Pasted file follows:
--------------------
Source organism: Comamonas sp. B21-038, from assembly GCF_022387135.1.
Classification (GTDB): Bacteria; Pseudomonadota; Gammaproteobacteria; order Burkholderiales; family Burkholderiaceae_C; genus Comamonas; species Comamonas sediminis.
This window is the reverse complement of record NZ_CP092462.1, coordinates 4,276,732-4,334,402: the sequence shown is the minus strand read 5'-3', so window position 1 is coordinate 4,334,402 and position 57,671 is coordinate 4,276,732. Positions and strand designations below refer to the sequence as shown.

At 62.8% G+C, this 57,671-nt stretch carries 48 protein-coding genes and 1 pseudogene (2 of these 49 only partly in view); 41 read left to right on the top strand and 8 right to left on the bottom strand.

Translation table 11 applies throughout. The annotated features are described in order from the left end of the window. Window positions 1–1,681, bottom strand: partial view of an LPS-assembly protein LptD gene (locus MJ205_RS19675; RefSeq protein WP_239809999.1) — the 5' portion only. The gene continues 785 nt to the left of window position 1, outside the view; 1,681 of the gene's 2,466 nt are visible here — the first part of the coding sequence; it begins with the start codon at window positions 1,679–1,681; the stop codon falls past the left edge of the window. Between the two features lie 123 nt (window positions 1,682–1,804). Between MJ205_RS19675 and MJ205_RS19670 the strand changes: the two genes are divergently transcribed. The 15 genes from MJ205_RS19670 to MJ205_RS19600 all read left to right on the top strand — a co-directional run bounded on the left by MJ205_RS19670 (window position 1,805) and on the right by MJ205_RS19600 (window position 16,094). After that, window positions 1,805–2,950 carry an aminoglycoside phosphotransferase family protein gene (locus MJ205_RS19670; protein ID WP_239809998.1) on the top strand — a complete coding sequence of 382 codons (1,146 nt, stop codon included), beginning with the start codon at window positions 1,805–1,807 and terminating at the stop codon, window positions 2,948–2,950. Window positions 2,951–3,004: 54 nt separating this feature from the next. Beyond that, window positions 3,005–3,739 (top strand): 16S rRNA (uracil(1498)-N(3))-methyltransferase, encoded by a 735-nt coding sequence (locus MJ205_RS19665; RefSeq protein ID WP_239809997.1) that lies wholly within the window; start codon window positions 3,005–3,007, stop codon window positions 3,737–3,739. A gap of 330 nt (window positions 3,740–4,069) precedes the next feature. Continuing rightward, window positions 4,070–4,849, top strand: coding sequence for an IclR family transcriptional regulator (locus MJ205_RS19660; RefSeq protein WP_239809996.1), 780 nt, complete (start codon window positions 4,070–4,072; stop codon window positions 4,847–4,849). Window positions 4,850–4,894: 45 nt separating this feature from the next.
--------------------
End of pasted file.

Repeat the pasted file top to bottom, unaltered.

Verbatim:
Source organism: Comamonas sp. B21-038, from assembly GCF_022387135.1.
Classification (GTDB): Bacteria; Pseudomonadota; Gammaproteobacteria; order Burkholderiales; family Burkholderiaceae_C; genus Comamonas; species Comamonas sediminis.
This window is the reverse complement of record NZ_CP092462.1, coordinates 4,276,732-4,334,402: the sequence shown is the minus strand read 5'-3', so window position 1 is coordinate 4,334,402 and position 57,671 is coordinate 4,276,732. Positions and strand designations below refer to the sequence as shown.

At 62.8% G+C, this 57,671-nt stretch carries 48 protein-coding genes and 1 pseudogene (2 of these 49 only partly in view); 41 read left to right on the top strand and 8 right to left on the bottom strand.

Translation table 11 applies throughout. The annotated features are described in order from the left end of the window. Window positions 1–1,681, bottom strand: partial view of an LPS-assembly protein LptD gene (locus MJ205_RS19675; RefSeq protein WP_239809999.1) — the 5' portion only. The gene continues 785 nt to the left of window position 1, outside the view; 1,681 of the gene's 2,466 nt are visible here — the first part of the coding sequence; it begins with the start codon at window positions 1,679–1,681; the stop codon falls past the left edge of the window. Between the two features lie 123 nt (window positions 1,682–1,804). Between MJ205_RS19675 and MJ205_RS19670 the strand changes: the two genes are divergently transcribed. The 15 genes from MJ205_RS19670 to MJ205_RS19600 all read left to right on the top strand — a co-directional run bounded on the left by MJ205_RS19670 (window position 1,805) and on the right by MJ205_RS19600 (window position 16,094). After that, window positions 1,805–2,950 carry an aminoglycoside phosphotransferase family protein gene (locus MJ205_RS19670; protein ID WP_239809998.1) on the top strand — a complete coding sequence of 382 codons (1,146 nt, stop codon included), beginning with the start codon at window positions 1,805–1,807 and terminating at the stop codon, window positions 2,948–2,950. Window positions 2,951–3,004: 54 nt separating this feature from the next. Beyond that, window positions 3,005–3,739 (top strand): 16S rRNA (uracil(1498)-N(3))-methyltransferase, encoded by a 735-nt coding sequence (locus MJ205_RS19665; RefSeq protein ID WP_239809997.1) that lies wholly within the window; start codon window positions 3,005–3,007, stop codon window positions 3,737–3,739. A gap of 330 nt (window positions 3,740–4,069) precedes the next feature. Continuing rightward, window positions 4,070–4,849, top strand: coding sequence for an IclR family transcriptional regulator (locus MJ205_RS19660; RefSeq protein WP_239809996.1), 780 nt, complete (start codon window positions 4,070–4,072; stop codon window positions 4,847–4,849). Window positions 4,850–4,894: 45 nt separating this feature from the next.